I am Eliana (Sasha), born in Bogota – Colombia. I’m a Dr in Pharmacy and Chemist.

I was born in Bogota my mom ran away from the soviet union in the 70′s she is half Jewish – Russian and my father is Colombian.

I am a Transgender Woman.

I left Colombia a very transphobic place to start a life in Taiwan in the way I always wanted, leaving back my whole life, and starting from zero.

Since 6 years old I realized that my physical gender was not matching with my inner feeling, and I had to grow in the wrong way being a person I was not.

I used to wear my mom’s make up and outfits since 9.

In my adolescence the awful changes related to my puberty lead to try to commit suicide in several occasions.

However at 17 years old I understood who I was, a transgender woman, and I realized that is possible to be who you are, but is a quite complicated way full of barriers, solitude and isolation.

After that I tried to be my self in my room several times, but was in my 20′s that I had the courage to go out in the streets cross dressing as Eliana, knowing the hazards and treats that people like me will find in a transphobic place like Bogota.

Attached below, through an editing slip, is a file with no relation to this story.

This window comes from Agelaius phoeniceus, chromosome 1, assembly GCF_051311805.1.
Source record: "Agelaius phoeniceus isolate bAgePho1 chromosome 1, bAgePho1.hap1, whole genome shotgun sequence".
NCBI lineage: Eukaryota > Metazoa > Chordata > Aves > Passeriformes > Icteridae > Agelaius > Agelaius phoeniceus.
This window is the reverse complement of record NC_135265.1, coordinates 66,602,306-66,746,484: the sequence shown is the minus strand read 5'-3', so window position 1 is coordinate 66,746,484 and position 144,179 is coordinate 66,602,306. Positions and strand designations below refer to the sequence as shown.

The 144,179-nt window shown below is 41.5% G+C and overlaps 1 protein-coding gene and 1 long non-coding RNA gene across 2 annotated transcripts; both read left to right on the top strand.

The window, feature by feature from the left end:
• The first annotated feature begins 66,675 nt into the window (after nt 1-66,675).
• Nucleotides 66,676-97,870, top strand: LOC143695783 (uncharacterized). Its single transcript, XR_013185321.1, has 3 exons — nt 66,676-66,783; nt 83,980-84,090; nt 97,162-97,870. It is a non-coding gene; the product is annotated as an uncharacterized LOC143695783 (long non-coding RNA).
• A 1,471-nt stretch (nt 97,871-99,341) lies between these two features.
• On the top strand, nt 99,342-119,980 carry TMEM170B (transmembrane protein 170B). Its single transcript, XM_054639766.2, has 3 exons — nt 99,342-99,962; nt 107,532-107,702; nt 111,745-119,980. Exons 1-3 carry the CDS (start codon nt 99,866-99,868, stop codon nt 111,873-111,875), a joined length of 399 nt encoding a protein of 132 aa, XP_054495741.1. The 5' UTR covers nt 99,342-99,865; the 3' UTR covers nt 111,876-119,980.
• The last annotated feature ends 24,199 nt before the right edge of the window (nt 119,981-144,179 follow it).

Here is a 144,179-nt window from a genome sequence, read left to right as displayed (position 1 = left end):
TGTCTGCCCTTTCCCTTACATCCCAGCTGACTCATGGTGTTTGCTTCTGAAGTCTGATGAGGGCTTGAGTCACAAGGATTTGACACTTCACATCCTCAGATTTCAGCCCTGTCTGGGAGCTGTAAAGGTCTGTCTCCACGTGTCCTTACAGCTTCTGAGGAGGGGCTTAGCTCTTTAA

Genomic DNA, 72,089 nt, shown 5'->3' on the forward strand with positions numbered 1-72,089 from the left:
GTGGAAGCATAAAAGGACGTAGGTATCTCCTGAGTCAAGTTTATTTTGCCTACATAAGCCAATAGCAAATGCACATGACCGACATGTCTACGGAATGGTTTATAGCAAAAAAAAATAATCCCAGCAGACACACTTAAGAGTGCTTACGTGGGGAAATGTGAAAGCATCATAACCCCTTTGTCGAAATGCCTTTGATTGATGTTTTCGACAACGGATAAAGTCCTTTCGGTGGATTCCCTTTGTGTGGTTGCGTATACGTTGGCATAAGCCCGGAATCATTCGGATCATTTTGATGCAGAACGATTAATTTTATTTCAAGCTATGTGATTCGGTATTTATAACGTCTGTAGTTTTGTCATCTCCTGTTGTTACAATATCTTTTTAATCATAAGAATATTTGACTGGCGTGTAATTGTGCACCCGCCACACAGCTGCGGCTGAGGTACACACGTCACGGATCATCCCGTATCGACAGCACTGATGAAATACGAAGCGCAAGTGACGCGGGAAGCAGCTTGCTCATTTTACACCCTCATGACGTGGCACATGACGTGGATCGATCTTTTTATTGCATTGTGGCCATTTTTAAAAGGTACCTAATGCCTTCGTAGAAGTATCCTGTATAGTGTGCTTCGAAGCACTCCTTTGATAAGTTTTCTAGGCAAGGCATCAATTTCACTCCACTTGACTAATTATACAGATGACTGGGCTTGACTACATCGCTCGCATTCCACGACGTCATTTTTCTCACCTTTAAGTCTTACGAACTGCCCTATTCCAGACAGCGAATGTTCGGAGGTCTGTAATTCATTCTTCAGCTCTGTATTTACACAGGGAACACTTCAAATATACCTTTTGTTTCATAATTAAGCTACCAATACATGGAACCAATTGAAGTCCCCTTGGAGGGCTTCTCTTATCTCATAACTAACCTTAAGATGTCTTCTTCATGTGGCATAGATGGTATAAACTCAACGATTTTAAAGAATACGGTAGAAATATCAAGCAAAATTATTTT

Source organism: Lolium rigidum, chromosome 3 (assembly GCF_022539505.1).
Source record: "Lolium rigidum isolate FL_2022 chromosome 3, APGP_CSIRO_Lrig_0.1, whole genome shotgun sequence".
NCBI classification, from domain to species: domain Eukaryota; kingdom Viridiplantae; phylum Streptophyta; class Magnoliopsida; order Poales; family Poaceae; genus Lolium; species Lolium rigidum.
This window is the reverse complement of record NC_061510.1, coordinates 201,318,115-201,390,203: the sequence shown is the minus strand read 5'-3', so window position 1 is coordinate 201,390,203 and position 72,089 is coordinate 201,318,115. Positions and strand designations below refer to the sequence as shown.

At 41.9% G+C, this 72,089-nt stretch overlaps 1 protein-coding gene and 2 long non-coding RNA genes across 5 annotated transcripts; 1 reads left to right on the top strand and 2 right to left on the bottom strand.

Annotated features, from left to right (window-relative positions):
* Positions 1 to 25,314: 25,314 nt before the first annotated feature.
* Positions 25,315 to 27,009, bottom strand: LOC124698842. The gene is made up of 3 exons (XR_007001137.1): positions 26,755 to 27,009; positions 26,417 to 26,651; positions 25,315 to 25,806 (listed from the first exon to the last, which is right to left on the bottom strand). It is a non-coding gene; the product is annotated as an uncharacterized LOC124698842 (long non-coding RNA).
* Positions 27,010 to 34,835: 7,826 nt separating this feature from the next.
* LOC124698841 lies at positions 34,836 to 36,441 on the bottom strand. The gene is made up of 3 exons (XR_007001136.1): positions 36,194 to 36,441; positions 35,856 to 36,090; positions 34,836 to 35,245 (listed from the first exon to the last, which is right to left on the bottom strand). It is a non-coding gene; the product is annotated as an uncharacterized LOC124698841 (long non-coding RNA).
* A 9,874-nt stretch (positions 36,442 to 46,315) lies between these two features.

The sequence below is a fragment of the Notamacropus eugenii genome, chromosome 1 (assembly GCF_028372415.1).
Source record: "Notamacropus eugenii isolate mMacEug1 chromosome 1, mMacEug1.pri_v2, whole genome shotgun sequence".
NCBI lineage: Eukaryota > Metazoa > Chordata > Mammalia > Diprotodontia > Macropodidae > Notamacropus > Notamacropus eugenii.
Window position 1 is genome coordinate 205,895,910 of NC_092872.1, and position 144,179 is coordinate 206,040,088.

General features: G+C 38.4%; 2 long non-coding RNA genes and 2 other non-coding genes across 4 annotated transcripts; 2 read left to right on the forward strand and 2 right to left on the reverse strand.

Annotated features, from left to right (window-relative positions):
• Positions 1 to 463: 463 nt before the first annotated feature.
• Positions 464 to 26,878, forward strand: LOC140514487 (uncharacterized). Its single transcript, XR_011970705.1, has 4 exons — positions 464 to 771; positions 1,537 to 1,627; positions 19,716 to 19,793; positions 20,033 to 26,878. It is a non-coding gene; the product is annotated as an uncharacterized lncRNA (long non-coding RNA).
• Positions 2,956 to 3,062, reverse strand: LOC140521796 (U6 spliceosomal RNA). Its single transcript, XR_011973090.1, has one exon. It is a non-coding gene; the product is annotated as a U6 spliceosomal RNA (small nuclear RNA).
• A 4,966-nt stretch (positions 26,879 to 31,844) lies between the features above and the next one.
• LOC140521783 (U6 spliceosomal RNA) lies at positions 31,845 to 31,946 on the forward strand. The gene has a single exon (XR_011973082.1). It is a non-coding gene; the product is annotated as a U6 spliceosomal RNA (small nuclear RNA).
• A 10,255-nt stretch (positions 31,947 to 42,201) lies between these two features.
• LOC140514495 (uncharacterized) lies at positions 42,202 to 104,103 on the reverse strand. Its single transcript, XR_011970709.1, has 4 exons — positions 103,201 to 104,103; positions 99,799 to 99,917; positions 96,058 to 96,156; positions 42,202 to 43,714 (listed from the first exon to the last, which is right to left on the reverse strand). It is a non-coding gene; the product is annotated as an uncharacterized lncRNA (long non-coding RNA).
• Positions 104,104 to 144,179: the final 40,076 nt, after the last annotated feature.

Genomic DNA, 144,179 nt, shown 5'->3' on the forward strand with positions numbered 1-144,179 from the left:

Colombia is a country where Machismo, Transphobia and Homophobia, are deeply integrated to the society, a 60 years war, and the crime and ultra-right paramilitary groups making social cleaning in the streets make colombia to holds one of the highest murder rate of transgender woman in the world.

Precisely in 2009 I almost die in the attempt of being my self, only the third time I went out to the street as Eliana exposing my self less that 5 minutes, I was stabbed in my back (4 inches scar) and I was about to be shot in hand of the social cleaning patrols.